Students who have participated in traditional on-ground classroom settings must adjust to the rapidity of communication and response, coupled with the isolation of a home-office environment, present in the electronic classroom. In addition, while time management may not be problematic for the competent self-directed student, this may be an issue for the student who has historically required peer support for meeting deadlines and stimulating discussion.


Vagaries of Internet Service Providers can be a source of frustration for beginning Web-based learners. Pre-loaded contents of the ISP "home page," getting connected to the ISP email service, and getting familiar with pre-loaded sign-on information can overwhelm the beginner. Instructors should not assume that all students know how to access and use appropriate search engine tools, how to catalog and reply to email messages, and how to download information from the Internet. Although these appear to be rudimentary skills, many students are not familiar nor proficient. Referring students to their ISP for support is an anxiety-producing activity for some students, so again a checklist or frequently asked questions to support dialog to the ISP "help" desk is a helpful tool.


Organizing the options menu within the chosen browser is another area where students often need assistance. Successful participation requires that students be able to identify both type of browser and version of browser, and to make changes where necessary. There may exist separate considerations for students accessing Web pages through a gateway such as AOL or Prodigy, as at times these gateway supported browsers behave differently than when accessed through ISPs.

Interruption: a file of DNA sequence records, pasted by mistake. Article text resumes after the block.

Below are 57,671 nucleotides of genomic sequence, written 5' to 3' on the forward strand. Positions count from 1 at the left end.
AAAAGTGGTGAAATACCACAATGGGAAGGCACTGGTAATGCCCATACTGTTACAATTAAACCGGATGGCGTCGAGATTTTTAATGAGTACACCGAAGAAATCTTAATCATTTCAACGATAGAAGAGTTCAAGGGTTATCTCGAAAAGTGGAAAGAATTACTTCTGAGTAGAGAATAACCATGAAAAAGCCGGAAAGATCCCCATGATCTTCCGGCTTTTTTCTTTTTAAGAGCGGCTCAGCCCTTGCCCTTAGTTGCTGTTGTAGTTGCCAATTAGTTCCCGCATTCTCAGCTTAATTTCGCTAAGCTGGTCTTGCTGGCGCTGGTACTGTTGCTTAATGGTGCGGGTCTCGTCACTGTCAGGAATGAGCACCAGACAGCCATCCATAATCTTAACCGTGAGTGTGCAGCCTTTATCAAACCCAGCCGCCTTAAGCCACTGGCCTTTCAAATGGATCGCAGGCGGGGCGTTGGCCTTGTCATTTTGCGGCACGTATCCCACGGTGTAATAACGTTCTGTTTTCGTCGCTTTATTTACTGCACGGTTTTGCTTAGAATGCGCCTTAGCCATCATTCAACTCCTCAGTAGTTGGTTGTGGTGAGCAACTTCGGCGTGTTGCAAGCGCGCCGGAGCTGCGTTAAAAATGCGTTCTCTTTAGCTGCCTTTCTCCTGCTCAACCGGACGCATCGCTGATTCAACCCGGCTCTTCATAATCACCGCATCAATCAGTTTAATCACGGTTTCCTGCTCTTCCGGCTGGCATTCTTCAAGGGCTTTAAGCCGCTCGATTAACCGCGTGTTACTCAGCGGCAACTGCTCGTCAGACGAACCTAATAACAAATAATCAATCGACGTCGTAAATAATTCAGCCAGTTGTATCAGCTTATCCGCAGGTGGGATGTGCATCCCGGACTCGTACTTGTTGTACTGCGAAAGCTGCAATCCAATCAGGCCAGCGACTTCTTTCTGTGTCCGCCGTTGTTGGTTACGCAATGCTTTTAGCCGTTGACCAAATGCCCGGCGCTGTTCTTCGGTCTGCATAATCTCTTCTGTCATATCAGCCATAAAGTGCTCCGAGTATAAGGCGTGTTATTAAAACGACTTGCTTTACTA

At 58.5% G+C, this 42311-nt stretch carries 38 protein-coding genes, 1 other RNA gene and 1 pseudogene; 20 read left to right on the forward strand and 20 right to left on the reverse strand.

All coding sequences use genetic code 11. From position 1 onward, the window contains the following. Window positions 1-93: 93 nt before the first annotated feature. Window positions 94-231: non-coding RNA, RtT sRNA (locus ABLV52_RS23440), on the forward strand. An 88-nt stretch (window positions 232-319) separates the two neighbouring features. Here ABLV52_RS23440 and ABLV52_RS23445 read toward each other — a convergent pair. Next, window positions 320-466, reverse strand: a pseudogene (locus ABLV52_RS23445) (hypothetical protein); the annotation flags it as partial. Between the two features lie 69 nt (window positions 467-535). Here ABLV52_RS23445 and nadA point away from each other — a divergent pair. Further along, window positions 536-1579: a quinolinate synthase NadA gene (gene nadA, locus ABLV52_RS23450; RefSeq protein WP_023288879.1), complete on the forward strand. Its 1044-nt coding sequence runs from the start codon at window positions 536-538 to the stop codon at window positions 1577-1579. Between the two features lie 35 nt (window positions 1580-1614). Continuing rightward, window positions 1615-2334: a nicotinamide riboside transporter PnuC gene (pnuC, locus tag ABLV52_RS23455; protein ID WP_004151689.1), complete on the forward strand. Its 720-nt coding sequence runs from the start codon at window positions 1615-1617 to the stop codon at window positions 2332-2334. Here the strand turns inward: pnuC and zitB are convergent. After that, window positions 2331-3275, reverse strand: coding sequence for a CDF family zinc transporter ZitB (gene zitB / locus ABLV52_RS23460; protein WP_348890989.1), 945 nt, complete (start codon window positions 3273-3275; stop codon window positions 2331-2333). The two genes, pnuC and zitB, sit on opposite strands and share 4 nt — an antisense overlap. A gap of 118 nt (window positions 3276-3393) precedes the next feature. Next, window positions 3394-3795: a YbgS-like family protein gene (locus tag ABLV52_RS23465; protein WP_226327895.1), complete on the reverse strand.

To use sending and receiving notes as a successful communication tool, students must appreciate several key ideas about the technique:

1. Brevity is appreciated. Use fewer words, while communicating essential key ideas.

2. Include a reference to the original material when replying to someone else's message. Don't assume all readers will understand what you are referring to in your reply.

3. Be sure your teasing or humor is understood as such. Be familiar with emoticons, as they are part of casual Web-based communication vocabulary.

4. Appreciate that electronic delivery begs for immediate response. Messages not answered within a day's time begin to edge on being rude.

5. Understand the characteristics of the software being used. Know how to verify that notes were sent, received, saved.